1947 – 1957: The Story of Ghana’s Independence (Pre-order)


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Ghana, a former colony of Great Britain, made history on March 6, 1957, when it became the first country in Sub-Saharan Africa to gain its independence. There have been many accounts of the story of Ghana’s independence by scholars, protagonists and observers alike. In this book, the author revisits the story and in a year by year account from 1947 to 1957 when the first Prime Minister, Kwame Nkrumah, declared Ghana’s independence, highlighting some of the key events that drove the struggle.

The book also examines in detail the role played by individuals whose names have come to be associated with the struggle as an attempt to settle the old question of individuals in political change with Ghana as the case study.

It is written with the perspective of a journalist and historian.


Additional information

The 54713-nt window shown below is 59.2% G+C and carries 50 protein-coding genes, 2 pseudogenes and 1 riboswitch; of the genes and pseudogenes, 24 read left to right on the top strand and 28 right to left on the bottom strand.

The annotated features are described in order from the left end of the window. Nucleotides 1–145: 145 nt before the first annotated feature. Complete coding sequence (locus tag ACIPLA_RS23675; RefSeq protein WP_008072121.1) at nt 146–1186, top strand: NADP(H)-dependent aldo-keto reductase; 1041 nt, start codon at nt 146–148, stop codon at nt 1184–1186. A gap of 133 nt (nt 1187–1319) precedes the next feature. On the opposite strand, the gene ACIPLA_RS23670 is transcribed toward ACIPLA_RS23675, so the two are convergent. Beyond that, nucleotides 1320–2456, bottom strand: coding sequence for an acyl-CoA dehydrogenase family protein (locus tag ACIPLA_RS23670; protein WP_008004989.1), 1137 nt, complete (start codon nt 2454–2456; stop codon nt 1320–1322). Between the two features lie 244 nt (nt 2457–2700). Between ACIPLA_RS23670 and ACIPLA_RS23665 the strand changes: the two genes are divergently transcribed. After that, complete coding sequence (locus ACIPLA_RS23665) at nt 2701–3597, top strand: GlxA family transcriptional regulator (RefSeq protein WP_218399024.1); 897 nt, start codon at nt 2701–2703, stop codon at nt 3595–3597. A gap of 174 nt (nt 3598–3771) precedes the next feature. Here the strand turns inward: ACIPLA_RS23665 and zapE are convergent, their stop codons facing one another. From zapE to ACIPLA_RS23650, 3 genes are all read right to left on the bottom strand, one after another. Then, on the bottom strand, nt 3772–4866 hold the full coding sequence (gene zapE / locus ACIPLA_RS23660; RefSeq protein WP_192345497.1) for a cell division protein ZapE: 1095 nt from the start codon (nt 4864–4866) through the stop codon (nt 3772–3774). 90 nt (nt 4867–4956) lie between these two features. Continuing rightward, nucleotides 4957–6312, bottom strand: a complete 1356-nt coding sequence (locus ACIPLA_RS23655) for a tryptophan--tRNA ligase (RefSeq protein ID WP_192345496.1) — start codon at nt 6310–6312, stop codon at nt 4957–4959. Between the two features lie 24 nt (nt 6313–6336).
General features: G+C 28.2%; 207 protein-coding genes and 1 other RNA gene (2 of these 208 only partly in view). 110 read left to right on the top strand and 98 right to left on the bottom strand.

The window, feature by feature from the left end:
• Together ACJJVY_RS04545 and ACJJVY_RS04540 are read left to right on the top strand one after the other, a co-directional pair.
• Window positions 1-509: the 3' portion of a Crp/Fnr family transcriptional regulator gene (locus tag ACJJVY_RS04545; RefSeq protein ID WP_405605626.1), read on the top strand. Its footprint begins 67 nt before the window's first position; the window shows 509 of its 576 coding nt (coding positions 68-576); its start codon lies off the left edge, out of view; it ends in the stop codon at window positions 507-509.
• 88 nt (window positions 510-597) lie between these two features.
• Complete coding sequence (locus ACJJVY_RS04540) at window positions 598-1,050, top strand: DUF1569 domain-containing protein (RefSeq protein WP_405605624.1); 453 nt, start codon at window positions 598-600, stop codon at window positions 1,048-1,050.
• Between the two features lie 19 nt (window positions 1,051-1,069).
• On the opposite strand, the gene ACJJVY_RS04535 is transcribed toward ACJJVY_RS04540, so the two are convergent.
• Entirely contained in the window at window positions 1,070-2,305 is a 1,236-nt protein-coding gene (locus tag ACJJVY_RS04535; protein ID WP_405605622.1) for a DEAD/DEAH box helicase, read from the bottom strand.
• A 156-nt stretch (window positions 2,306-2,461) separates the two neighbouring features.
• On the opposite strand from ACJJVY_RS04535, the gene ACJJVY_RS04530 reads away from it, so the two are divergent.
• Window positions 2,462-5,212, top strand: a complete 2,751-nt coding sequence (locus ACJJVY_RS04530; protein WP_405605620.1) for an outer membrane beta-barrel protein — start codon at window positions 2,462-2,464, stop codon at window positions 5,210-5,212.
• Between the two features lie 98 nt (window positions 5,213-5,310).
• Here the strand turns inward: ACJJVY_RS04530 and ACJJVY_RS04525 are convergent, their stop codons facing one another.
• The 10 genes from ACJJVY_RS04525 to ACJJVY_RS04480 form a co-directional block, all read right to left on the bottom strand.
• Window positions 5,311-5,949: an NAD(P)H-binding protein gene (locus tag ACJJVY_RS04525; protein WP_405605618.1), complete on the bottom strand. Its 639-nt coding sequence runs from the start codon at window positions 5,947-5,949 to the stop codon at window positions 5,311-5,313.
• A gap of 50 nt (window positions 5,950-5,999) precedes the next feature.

Weight 0.400 kg
Year Published


Kabral Blay Amihere

Kabral Blay Amihere studied History and Sociology at the University of Ghana, Legon. He also studied Journalism and Communication at the same University and later International and Comparative Politics at the London School of Economics. He is a Nieman Fellow (1991) of Harvard University in the US and was, in 2017, awarded an Honorary Doctorate of Civil in recognition of his contribution to the promotion of relations between Ghana and Sierra Leone and academic work at Fourah Bay College by the University of Sierra Leone.

Kabral has had a distinguished career in journalism and diplomacy, having edited several newspapers in Ghana and contributed to the consolidation of media freedom and democracy in Ghana and West Africa when he served as President of both the Ghana Journalists Association and West Africa Journalist Association and Executive Member of the International Federation of Journalists. He served as Ghana's High Commissioner to Sierra Leone from 2001 to 2005 and Ambassador to Cote d'Ivoire. He was also a two-time Chairman of the National Media Commission, a constitutional body for media regulation and promotion of free speech in Ghana, from 2009 to 2015.

This is the author's sixth book. His previous books have focused on his reflections and observations as an African student in the US during the first Gulf War and the years he worked as a journalist and diplomat.

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